Mostly Deer and Woodpeckers, 11-10-19

I headed over to the Effie Yeaw Nature Preserve for my weekly volunteer trail-walking gig there. It was 48º at the preserve when I got there.  Still chilly enough that there was a little bit of ground fog in the shadier parts of the preserve and rising steamy fog on the surface of the American River which was neat to see. 

I saw a lot of Acorn Woodpeckers and Scrub Jays today, all of them vying for the acorns remaining on the oak trees.  The Acorn Woodpeckers were also shuffling their cached seeds between limbs and sometimes even between trees, getting things to fit properly in the holes they’d drilled so the acorns didn’t fall out.

Lots of deer out again today, too.  I only saw one of the really big bucks, the three-pointer with the really tall antlers, but saw quite a few does and their fawns and yearlings.  I’ve gotten so I can pretty accurately tell the male from the female fawns just by looking at their faces.  The females have “softer” features than the males.  But to get to the point where you notice that, you have to look at a LOT of deer. 

One spike buck was following after a loan doe but trying to be “cool” and not let her see that he was following her.  Hah! Those horny guys are so funny.

CLICK HERE for the album of photos.

About halfway through my walk, I had to stop to change out the ScanDisk card. They fill up sometimes, and the whole camera “chokes” until I put in a new one.  Of course, that happened just as I came across a pair of young bucks that were starting to joust, a two-pointer and a spike. I got a video snippet of them, but they were mostly obscured by tall grass and weeds.

I’m thinking that next year when I put together my species list, I’ll also do a count of how many of each thing I see.  I may have to guestimate when I encounter large flocks of birds and fields of wildflowers, but the data might prove interesting in the long run.  I can also submit my data to some of the online citizen science venues like Ebird (  There’s also a list of different citizen science projects through #CalNat at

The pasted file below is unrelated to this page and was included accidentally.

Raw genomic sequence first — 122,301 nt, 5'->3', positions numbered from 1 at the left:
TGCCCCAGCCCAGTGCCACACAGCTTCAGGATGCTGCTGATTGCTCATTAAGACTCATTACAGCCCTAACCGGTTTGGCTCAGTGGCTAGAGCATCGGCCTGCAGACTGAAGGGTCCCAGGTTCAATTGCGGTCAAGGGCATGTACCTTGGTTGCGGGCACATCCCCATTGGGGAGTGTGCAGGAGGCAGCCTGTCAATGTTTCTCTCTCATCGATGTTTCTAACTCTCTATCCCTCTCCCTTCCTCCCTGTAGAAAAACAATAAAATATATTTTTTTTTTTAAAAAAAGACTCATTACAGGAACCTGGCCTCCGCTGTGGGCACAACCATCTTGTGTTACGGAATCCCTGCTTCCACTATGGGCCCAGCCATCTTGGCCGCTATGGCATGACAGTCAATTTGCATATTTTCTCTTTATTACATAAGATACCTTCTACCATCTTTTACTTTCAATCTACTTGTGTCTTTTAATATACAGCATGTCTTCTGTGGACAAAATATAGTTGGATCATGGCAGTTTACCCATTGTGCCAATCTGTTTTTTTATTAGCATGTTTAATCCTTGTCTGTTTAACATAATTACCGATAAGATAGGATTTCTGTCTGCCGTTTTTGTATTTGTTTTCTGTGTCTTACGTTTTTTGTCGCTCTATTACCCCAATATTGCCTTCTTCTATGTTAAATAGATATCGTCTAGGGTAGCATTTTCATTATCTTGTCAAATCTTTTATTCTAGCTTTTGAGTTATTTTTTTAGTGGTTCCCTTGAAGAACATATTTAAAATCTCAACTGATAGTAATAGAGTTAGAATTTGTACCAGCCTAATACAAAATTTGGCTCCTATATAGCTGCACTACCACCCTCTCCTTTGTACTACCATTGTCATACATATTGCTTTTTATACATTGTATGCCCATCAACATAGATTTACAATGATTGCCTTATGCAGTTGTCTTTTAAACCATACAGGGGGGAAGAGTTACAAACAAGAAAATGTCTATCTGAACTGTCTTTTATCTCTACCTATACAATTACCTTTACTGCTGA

On my way out of the preserve, I got some photos of Golden-Crowned Sparrows bathing in the small demonstration pond near the nature center, and I got my first glimpse of a Red-Breasted Sapsucker this year.  I’ve seen them there before, but this was the first one for this year.

I walked for about 3½ hours and then headed home.

Species List:

  1. Acorn Woodpecker, Melanerpes formicivorus
  2. California Ground Squirrel, Otospermophilus beecheyi
  3. California Quail, Callipepla californica
  4. California Scrub Jay, Aphelocoma californica
  5. California Towhee, Melozone crissalis
  6. Columbian Black-Tailed Deer, Odocoileus hemionus columbianus
  7. Common Snowberry, Symphoricarpos albus
  8. Coyote Brush, Baccharis pilularis [male and female plants]
  9. Coyote, Canis latrans [scat]
  10. Deer Grass, Muhlenbergia rigens
  11. Eastern Fox Squirrel, Sciurus niger
  12. Golden Crowned Sparrow, Zonotrichia atricapilla
  13. Mourning Dove, Zenaida macroura
  14. Northern Flicker, Colaptes auratus
  15. Oak Titmouse, Baeolophus inornatus
  16. Raccoon, Procyon lotor [tracks]
  17. Red-Breasted Sapsucker, Sphyrapicus ruber
  18. Red-Shouldered Hawk, Buteo lineatus
  19. Spotted Towhee, Pipilo maculatus
  20. Western Gray Squirrel, Sciurus griseus
  21. White-Breasted Nuthatch, Sitta carolinensis